What is Accounts Payable: Meaning, Process, Examples, Cycles, & Entry
Accounts payable means any amount that a business owes to its vendors. When a company buys goods or services on credit from a supplier, they usually don't make payments immediately. It's due in 30 days, 60 days, or in certain situations much longer. Late payments or defaults happen when sums due to suppliers and other third parties are due. This is why it is important to keep track of these payments. Get all the details in the following sections below.
Accounts Payable: What is it?
Accounts payable is a liability owed to one creditor specifically when that creditor places an order for products or services without paying in full upfront, indicating that you purchased the items on credit. The phrase "accounts payable" is not just prominent in businesses. Accounts Payable exist for individuals as well. It is more like a short-term debt that one must pay back in time. Default in payments might result in interest payment or penalty.
Recording of Accounts Payable
Accounts payable is typically calculated by debiting the expense or asset account linked to purchase and crediting the accounts payable account. The creditor makes an entry that debits the accounts payable account (which eliminates the liability) and credits the cash account. A double-entry bookkeeping method uses this accounting procedure.
Process of Accounts Payable
Accounts payable strictly follow a procedure to record the transactions. Otherwise, there might be defaults in calculations which can lead to discrepancies in the balance sheet of a company. This procedure generally includes the following steps:
Step 1: Receiving Invoice
Receiving an invoice typically entails manually entering invoice information (vendor information, line items, amounts, and GL (General Ledger) code into a database. This poses issues related to precision and human error.
Additionally, the recipient should strictly send the invoice to the payables department right away. It is especially problematic when bills are issued through email to former employees of the business. In this case, the supplier may need to make several enquiries before the invoice is verified.
Step 2: Review and Approval
Invoice approval is the process of reviewing and approving supplier invoices. An Accounts Payable team member frequently physically carries the paper invoice around the office to get the required approvals. This takes place before a cost is recorded into the ERP and a payment is sent.
Step 3: Payment Authentication
Once an invoice is ready for payment, you must obtain authorization before sending the money. This information comprises the due date, the mode of payment, and the payment total.
Step 4: Paying Suppliers
The accountant runs an initial check and confirms it on every scheduled payment day to make sure that all indicated payments must be made. If not, they are marked for payment later. Cheques or electronic payments are used to make outstanding payments. These payments might need to be authorised before they are given, depending on the restrictions in use.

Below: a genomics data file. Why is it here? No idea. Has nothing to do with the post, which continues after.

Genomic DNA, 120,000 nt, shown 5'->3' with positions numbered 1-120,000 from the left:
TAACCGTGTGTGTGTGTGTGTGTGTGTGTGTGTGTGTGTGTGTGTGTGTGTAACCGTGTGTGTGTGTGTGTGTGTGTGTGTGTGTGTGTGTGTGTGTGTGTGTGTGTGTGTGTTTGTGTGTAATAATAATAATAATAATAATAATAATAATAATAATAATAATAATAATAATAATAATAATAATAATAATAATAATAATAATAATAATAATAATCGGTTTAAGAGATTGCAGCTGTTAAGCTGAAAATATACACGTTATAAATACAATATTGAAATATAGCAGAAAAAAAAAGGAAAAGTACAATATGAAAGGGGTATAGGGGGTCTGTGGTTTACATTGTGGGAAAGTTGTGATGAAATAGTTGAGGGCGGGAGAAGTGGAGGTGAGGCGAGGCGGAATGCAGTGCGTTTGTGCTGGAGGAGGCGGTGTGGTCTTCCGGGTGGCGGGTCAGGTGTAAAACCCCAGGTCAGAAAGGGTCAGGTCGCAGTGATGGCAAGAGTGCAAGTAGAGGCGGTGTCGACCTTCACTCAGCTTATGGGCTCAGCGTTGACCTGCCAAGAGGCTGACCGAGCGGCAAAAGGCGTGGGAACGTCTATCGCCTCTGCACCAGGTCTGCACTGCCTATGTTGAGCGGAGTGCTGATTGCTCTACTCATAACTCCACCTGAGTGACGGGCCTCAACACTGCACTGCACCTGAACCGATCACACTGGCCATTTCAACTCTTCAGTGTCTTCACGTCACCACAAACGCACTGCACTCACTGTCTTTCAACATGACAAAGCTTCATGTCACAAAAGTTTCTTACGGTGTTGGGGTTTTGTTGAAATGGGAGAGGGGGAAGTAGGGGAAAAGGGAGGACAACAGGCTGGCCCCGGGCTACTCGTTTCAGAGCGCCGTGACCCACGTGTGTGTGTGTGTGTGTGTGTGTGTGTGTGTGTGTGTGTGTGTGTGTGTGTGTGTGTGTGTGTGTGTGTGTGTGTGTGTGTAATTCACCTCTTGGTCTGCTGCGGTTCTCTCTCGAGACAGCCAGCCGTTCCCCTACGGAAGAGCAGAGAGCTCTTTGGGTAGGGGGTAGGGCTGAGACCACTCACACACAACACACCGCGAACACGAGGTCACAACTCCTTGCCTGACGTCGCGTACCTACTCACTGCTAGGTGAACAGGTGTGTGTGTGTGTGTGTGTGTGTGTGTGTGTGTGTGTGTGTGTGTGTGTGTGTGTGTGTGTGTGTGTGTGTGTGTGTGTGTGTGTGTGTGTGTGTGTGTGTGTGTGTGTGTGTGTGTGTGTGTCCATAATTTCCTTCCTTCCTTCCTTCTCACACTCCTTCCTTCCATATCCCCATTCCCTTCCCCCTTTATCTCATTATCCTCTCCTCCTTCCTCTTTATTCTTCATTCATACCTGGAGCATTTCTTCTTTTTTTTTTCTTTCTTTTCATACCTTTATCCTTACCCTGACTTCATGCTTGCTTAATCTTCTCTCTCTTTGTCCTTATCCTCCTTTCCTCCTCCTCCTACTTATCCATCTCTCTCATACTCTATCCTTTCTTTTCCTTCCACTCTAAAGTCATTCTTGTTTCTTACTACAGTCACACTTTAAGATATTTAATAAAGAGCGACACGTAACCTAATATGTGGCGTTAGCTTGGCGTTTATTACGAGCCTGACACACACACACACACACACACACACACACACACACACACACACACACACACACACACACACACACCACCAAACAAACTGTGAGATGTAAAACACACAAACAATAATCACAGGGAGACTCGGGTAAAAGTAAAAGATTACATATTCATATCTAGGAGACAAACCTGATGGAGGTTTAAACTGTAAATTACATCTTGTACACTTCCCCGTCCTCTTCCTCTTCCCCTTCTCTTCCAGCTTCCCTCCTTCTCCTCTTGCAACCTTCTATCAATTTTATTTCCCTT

Examples of Accounts Payable
Any time a company owes money for goods or services that have been delivered but have not yet been paid for by the company, a payable is generated. This can be through a credit purchase from a vendor, a subscription, or an instalment payment that is due after receiving goods or services.
Electricity, telephone, broadband, and cable TV networks are some examples for individuals. The bills are produced near the end of the month or during a certain billing period.
Accounts Payable vs. Accounts Receivable
Accounts receivable are short-term liabilities owed to a business by its clients. These are the opposite of accounts payable. The primary distinction between the two is that accounts payable represent a company's short-term obligations to its suppliers, and accounts receivable represent short-term obligations of different clients to a particular business.
Another difference is that whereas accounts receivable is categorised as a short-term asset, accounts payable is a short-term debt. Account receivables are registered with a debit to the accounts receivable account, whereas accounts payables are registered with credit to the accounts payable account.
Trade Payable vs. Accounts Payable
Although people use the terms "accounts payable" and "trade payables" frequently and synonymously, they actually have slightly different meanings. The term "trade payables" describes the sum owed to suppliers for inventory, including tools, supplies, and other commercial items. The term "accounts payable" describes the accrued payments or obligations that a company owes, such as for labour, leasing, and other expenses.
A balance sheet for a business displays accounts payable, whereas an income statement displays expenses. Accounts payable means a liability, and it stays under "current liabilities" in the balance sheet. Current liabilities often have a duration of fewer than 90 days. If you are planning to launch a business of your own it is crucial to have a detailed idea of accounts payable, accounts receivable and others.